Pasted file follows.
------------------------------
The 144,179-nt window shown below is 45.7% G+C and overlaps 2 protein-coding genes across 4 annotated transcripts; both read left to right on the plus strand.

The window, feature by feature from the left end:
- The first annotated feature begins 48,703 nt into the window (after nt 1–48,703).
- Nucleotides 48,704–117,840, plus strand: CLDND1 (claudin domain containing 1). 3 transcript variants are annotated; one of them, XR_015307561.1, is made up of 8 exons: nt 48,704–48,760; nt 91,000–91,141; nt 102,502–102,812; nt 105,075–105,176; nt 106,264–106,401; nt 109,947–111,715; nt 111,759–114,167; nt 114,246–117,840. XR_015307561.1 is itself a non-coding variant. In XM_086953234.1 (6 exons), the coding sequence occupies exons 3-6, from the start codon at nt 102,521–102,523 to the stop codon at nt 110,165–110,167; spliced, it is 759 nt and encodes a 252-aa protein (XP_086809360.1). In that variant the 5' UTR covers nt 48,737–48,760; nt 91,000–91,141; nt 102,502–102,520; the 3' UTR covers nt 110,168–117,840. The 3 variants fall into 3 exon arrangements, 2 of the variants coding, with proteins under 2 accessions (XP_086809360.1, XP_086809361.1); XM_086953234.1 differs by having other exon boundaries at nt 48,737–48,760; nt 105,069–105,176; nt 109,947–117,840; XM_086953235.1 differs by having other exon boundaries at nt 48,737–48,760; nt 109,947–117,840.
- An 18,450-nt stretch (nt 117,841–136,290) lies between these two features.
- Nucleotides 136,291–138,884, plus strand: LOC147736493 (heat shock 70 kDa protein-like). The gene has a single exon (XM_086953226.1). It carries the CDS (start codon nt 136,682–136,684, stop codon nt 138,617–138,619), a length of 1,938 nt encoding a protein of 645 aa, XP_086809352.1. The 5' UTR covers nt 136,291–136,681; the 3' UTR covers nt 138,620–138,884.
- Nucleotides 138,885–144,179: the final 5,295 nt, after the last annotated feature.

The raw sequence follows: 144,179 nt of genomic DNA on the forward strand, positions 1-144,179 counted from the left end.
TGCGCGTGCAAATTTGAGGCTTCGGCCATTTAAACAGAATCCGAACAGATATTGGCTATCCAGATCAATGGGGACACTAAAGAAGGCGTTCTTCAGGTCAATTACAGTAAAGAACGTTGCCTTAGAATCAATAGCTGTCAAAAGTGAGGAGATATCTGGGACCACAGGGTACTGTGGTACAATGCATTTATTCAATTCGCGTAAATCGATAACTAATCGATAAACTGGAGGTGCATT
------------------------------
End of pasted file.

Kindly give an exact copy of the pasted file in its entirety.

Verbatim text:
The 144,179-nt window shown below is 45.7% G+C and overlaps 2 protein-coding genes across 4 annotated transcripts; both read left to right on the plus strand.

The window, feature by feature from the left end:
- The first annotated feature begins 48,703 nt into the window (after nt 1–48,703).
- Nucleotides 48,704–117,840, plus strand: CLDND1 (claudin domain containing 1). 3 transcript variants are annotated; one of them, XR_015307561.1, is made up of 8 exons: nt 48,704–48,760; nt 91,000–91,141; nt 102,502–102,812; nt 105,075–105,176; nt 106,264–106,401; nt 109,947–111,715; nt 111,759–114,167; nt 114,246–117,840. XR_015307561.1 is itself a non-coding variant. In XM_086953234.1 (6 exons), the coding sequence occupies exons 3-6, from the start codon at nt 102,521–102,523 to the stop codon at nt 110,165–110,167; spliced, it is 759 nt and encodes a 252-aa protein (XP_086809360.1). In that variant the 5' UTR covers nt 48,737–48,760; nt 91,000–91,141; nt 102,502–102,520; the 3' UTR covers nt 110,168–117,840. The 3 variants fall into 3 exon arrangements, 2 of the variants coding, with proteins under 2 accessions (XP_086809360.1, XP_086809361.1); XM_086953234.1 differs by having other exon boundaries at nt 48,737–48,760; nt 105,069–105,176; nt 109,947–117,840; XM_086953235.1 differs by having other exon boundaries at nt 48,737–48,760; nt 109,947–117,840.
- An 18,450-nt stretch (nt 117,841–136,290) lies between these two features.
- Nucleotides 136,291–138,884, plus strand: LOC147736493 (heat shock 70 kDa protein-like). The gene has a single exon (XM_086953226.1). It carries the CDS (start codon nt 136,682–136,684, stop codon nt 138,617–138,619), a length of 1,938 nt encoding a protein of 645 aa, XP_086809352.1. The 5' UTR covers nt 136,291–136,681; the 3' UTR covers nt 138,620–138,884.
- Nucleotides 138,885–144,179: the final 5,295 nt, after the last annotated feature.

The raw sequence follows: 144,179 nt of genomic DNA on the forward strand, positions 1-144,179 counted from the left end.
TGCGCGTGCAAATTTGAGGCTTCGGCCATTTAAACAGAATCCGAACAGATATTGGCTATCCAGATCAATGGGGACACTAAAGAAGGCGTTCTTCAGGTCAATTACAGTAAAGAACGTTGCCTTAGAATCAATAGCTGTCAAAAGTGAGGAGATATCTGGGACCACAGGGTACTGTGGTACAATGCATTTATTCAATTCGCGTAAATCGATAACTAATCGATAAACTGGAGGTGCATT